I think I’ve said enough for one post. I want to write more about Haiti and the things that I struggle with and that don’t make sense. Maybe I just need to stop caring what people thing :o)
This entry was posted in this is haiti by Leslie. Bookmark the permalink.

About Leslie

I'm Leslie. Wife. Mother. Missionary. In the day to day my husband and I are responsible for running Clean Water for Haiti, a humanitarian mission that builds and distributes water filters to Haitian families. Living in Haiti full time provides lots of stories, and as I tell my husband, our grandkids probably won't believe most of them. Maybe writing them down will give me some credibility.

8 thoughts on “Does it make sense?

  1. Hi Leslie, Your thoughts on Haitibeing this or that…… remind me of an expression we use to describe Haiti or what it’s like to work/be in Haiti.We say that “Haiti is like nowhere else you’ve ever been/seen”If they believe you, then they see Haiti as being different or unique.I ran a manufacturing feed mill in Haiti for 4 years,so have a sense of what you’re feeling trying to describe it to others.

  2. There is much wisdom in your post, Leslie. Your first-hand experience and life in Haiti and therefore your perspective is vital and valuable, and really needs to be heard. All the best to your beautiful family…

  3. Very interesting post. I came here via your comment on the Sew Liberated site. I have been to Haiti a couple of times, and my husband lived there for 8 years (as a child). My in-laws have lived there (and continue to live there) for 20+ years. It amazes them in some ways that they have lived there for so long, and still don’t completely understand the culture. I totally hear what you’re saying. There is much to be said, but I wanted to at least let you know I appreciated your post! Kristi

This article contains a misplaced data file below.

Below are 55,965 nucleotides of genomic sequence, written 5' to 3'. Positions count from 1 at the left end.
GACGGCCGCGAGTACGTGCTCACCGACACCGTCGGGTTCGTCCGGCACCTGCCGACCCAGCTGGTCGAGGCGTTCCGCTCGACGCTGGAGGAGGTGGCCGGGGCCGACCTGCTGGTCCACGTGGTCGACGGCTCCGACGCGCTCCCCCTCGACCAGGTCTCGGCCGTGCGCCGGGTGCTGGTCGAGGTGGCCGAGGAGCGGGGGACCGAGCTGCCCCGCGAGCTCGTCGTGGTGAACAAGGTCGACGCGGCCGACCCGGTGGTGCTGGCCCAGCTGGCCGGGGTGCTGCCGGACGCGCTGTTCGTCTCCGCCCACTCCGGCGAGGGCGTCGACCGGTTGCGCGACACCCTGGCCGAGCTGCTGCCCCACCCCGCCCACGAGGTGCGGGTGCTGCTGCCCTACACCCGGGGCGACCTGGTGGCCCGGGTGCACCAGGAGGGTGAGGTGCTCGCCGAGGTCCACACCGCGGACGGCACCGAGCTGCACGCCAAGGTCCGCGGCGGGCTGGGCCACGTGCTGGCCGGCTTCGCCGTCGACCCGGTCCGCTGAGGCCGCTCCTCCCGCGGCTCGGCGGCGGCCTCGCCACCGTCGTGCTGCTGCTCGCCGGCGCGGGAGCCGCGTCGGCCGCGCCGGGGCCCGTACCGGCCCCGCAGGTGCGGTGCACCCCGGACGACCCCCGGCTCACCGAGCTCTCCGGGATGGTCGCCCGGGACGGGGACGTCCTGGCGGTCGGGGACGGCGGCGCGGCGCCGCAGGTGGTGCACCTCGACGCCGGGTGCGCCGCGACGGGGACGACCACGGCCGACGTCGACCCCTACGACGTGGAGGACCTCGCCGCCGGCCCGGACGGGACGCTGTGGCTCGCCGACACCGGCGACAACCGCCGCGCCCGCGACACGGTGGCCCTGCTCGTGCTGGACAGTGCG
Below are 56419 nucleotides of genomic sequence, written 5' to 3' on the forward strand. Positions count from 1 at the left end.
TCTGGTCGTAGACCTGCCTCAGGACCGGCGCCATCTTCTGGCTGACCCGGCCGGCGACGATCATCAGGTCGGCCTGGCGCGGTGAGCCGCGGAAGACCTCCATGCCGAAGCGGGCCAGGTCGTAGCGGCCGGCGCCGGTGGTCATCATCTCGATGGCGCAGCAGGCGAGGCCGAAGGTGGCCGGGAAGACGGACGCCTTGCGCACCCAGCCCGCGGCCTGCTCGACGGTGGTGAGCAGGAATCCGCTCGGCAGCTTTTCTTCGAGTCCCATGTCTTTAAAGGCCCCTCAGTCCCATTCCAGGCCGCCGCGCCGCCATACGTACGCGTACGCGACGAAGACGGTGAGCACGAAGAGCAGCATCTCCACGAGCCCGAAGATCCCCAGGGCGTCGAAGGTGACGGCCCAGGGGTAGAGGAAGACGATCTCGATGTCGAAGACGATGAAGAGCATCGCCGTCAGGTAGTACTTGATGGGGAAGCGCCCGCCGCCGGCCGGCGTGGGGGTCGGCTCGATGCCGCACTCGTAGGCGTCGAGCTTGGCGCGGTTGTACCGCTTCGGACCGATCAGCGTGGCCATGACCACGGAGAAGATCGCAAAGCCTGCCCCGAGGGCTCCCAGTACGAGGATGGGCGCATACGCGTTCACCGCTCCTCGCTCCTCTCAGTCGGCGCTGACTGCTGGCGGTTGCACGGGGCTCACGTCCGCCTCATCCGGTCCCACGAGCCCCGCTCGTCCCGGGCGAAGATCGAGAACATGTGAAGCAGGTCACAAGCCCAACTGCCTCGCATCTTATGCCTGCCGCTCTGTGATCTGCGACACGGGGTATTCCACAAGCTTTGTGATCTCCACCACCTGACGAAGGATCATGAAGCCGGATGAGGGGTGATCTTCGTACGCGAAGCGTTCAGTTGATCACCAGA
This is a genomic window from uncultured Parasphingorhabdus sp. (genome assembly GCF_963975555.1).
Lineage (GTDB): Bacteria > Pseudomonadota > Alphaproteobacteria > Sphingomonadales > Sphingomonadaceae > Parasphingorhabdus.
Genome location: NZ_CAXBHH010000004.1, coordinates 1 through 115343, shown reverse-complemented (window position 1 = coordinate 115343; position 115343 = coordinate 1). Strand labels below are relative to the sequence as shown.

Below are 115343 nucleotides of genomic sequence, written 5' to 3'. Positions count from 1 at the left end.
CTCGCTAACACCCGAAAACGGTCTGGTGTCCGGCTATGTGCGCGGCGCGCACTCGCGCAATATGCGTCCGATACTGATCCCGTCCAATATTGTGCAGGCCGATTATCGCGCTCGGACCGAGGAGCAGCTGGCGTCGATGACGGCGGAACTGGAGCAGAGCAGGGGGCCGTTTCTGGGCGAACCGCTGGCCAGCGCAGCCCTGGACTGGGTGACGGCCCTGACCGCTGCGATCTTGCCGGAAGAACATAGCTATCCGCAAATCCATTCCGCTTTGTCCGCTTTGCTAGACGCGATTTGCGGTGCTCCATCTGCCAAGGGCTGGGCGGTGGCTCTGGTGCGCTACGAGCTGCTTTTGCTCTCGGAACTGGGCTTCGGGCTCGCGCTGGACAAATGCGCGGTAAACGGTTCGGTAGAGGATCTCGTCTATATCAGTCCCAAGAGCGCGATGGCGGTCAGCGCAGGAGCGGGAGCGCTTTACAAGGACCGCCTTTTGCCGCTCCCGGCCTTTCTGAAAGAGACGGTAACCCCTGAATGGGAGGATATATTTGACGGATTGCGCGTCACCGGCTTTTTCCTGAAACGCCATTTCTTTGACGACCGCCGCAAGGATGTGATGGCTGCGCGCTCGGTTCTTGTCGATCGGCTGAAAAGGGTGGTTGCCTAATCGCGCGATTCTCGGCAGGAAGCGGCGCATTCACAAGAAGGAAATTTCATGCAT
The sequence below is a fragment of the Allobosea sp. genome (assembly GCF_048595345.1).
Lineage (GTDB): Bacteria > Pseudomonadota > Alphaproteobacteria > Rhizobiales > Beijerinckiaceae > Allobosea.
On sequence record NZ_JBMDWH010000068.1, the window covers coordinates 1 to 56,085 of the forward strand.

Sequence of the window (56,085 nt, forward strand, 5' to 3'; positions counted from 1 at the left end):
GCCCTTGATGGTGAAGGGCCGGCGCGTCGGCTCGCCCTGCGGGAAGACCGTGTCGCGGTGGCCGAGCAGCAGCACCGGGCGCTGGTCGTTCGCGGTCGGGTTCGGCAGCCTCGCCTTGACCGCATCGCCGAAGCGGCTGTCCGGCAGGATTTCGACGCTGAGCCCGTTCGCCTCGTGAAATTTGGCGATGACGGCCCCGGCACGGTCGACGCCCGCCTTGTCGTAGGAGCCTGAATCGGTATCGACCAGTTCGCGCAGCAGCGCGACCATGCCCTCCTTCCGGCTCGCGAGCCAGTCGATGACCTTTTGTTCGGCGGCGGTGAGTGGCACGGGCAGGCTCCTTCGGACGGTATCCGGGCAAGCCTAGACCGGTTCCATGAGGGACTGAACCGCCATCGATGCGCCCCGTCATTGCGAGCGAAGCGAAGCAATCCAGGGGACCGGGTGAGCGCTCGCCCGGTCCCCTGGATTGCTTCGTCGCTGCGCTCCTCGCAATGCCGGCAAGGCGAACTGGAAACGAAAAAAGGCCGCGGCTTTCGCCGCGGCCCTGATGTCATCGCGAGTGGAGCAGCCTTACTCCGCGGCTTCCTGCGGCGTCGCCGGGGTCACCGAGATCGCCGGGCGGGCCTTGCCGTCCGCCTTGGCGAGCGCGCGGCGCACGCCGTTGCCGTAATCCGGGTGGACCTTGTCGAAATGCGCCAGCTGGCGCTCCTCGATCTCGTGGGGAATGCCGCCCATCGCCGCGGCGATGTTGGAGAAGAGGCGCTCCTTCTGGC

4. AMEN SISTER! I have been to Haiti 5 times. I have three Haitian children. MY 11 year old son who has come home 3 months ago is helping me to understand the layers. Stating that Haiti is all this or all that is as rediculous as stating all black people or all white people do this or that. If I had a nickel for everytime someone said well cant you just this or cant you just that. Or how can a parent give away their own child? Never will they understand the love it took for all 6 of our birth parents to do what they did for our children.Many prayers and blessing in your work.In Jesus, Jodi Jepson

  5. that’s a good blanket statement. it goes perfectly with a shoulder shrug and the haitian ‘i don’t know’ hand slap. TIH.

  6. It is very rare to come across missionaries who would have such positive attitude towards Haiti.I have read a few of your posts in the past,and I can tell you are not very bias.I like people who can critically think about issues and come up with a conclusion. People like you should be writing more often, and not fear what others may be thinking about you. Also allow me to point out that Haiti’s problems indeed have a lot to do with out side forces.A lot of the behaviors that I have seen my Haitian brothers and sisters exhibiting are legacies from slavery. This is not something that I am just throwing up there, but I have been analysing myself, the community I grew up in, and other communities that Ihave had experioneces with and I convinced, we have a problem of integregation. There was no attempt made to civilize the mass of the Haitian people after slavery ended. there are major psychologycal domages that occured during centuries of slavery that have not been repaired yet.well, I have alot more that I could say that, but I want to keep this short. I like debating ideas a lot, so if you would like to exchange thoughts with me, I would be glad to do so. God bless